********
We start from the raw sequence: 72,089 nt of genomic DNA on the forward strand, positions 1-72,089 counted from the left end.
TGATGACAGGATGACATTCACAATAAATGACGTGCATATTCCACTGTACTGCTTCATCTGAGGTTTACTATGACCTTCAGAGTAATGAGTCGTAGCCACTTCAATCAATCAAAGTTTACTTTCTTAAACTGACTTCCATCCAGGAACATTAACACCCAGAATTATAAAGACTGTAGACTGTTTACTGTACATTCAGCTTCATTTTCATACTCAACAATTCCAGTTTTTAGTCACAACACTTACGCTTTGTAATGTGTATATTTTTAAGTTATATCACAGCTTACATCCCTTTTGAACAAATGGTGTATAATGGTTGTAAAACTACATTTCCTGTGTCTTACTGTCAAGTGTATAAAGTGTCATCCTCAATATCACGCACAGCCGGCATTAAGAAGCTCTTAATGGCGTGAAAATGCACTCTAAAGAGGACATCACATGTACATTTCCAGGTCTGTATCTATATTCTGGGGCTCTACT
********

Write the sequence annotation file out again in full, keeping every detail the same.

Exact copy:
We start from the raw sequence: 72,089 nt of genomic DNA on the forward strand, positions 1-72,089 counted from the left end.
TGATGACAGGATGACATTCACAATAAATGACGTGCATATTCCACTGTACTGCTTCATCTGAGGTTTACTATGACCTTCAGAGTAATGAGTCGTAGCCACTTCAATCAATCAAAGTTTACTTTCTTAAACTGACTTCCATCCAGGAACATTAACACCCAGAATTATAAAGACTGTAGACTGTTTACTGTACATTCAGCTTCATTTTCATACTCAACAATTCCAGTTTTTAGTCACAACACTTACGCTTTGTAATGTGTATATTTTTAAGTTATATCACAGCTTACATCCCTTTTGAACAAATGGTGTATAATGGTTGTAAAACTACATTTCCTGTGTCTTACTGTCAAGTGTATAAAGTGTCATCCTCAATATCACGCACAGCCGGCATTAAGAAGCTCTTAATGGCGTGAAAATGCACTCTAAAGAGGACATCACATGTACATTTCCAGGTCTGTATCTATATTCTGGGGCTCTACT